WASHINGTON - After weeks of trying to decide exactly what distinguishes "torture" from the more socially acceptable practice of near drowning, government leaders are considering the sliding scale of morality employed by vegetarians.
Just as not all vegetarians follow the same rules, neither would all interrogators. Some vegetarians eat no meat at all, while others eat fish or chicken. Accordingly, some "interrogarians" would question non-brutally, while others would treat themselves once in a while to forcing a subject not to sleep or slamming him into a wall 226 times.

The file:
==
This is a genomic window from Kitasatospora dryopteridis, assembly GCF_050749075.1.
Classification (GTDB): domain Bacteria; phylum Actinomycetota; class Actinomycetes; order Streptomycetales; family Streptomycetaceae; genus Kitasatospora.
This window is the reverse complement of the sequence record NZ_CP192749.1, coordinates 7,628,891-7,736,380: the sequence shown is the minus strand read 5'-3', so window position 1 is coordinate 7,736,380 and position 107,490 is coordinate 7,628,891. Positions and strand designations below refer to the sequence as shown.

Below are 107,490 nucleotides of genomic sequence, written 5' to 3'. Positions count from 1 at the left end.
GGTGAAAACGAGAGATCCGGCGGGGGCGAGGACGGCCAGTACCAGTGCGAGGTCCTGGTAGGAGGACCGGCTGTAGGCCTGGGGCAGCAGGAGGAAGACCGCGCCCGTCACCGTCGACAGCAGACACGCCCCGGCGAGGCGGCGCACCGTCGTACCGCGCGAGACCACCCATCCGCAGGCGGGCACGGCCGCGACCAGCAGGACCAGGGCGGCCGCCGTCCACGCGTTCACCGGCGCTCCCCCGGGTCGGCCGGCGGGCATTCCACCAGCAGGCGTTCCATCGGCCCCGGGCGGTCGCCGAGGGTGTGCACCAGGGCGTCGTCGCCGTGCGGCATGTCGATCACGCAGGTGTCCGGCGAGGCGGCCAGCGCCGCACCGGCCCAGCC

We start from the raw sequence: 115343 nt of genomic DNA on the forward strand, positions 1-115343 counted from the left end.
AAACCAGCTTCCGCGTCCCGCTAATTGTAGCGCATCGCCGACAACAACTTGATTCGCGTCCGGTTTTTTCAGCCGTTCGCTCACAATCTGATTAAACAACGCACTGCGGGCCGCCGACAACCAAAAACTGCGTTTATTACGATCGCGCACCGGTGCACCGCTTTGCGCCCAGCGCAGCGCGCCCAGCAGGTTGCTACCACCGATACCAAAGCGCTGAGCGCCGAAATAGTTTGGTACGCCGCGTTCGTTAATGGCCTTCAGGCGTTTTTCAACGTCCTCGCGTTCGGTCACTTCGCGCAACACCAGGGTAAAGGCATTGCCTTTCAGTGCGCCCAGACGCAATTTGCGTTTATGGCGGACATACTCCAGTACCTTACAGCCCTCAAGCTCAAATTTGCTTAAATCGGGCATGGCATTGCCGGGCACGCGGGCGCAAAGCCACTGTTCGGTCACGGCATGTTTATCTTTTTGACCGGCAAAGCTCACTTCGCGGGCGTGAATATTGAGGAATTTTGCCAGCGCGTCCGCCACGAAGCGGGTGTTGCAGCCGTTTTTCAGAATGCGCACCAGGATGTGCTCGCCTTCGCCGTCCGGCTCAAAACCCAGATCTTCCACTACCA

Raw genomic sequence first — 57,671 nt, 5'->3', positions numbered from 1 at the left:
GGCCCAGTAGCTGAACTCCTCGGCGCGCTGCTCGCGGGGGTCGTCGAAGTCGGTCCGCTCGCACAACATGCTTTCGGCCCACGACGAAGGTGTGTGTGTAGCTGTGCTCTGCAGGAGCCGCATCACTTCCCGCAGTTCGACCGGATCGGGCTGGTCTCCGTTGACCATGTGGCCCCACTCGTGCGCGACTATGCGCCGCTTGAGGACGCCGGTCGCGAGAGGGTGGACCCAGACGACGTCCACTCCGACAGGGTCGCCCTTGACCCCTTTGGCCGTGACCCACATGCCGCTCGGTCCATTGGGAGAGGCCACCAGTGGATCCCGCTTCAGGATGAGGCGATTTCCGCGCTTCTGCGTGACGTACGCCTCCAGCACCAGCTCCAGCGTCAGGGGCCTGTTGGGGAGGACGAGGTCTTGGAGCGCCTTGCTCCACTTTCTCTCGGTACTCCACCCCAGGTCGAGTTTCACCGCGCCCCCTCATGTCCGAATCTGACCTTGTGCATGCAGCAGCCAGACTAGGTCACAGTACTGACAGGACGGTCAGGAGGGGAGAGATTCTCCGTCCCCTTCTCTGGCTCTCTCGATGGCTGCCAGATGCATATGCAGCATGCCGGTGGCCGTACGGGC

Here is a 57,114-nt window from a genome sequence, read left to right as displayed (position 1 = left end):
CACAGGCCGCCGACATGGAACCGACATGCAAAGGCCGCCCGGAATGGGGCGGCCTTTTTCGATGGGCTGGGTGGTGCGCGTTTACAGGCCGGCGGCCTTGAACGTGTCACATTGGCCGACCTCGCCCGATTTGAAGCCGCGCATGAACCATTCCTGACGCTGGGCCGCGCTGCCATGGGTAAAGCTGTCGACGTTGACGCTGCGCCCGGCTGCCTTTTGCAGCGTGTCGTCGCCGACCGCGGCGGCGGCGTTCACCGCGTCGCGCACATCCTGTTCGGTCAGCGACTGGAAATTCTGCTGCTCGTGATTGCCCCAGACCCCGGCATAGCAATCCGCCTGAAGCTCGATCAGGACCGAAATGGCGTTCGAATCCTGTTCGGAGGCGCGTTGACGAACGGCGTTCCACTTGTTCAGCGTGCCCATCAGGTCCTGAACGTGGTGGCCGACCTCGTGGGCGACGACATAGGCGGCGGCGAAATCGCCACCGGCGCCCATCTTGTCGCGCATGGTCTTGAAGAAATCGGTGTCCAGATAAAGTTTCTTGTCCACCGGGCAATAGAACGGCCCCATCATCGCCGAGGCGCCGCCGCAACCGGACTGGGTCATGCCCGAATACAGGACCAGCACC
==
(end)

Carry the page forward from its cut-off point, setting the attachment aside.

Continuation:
The new face of interrogation?
This approach is expected to help the debate over whether information obtained using torture kept the country safe for the past eight years. "People used to hate torturers," said a spokesman. "Now we're hoping they'll just be annoyed, the way you roll your eyes whenever you have to pick a restaurant with a vegan."
Instituting a sliding, fuzzy scale would also ease the tension over whether to punish officials who practiced torture in the past (i.e., two years ago). "Vegetarians don't condemn another vegetarian just because he once went to Wendy's for a double Baconator," said the spokesman. "We think it's the same, sort of."
Members of both parties said it was necessary for the U.S. to have a torture policy that eschews harsh techniques, while still allowing them here and there. "Look, as a nation we've got a lot of violence in our diet already," said the spokesman. "It's not like we're going waterboard. I mean, overboard."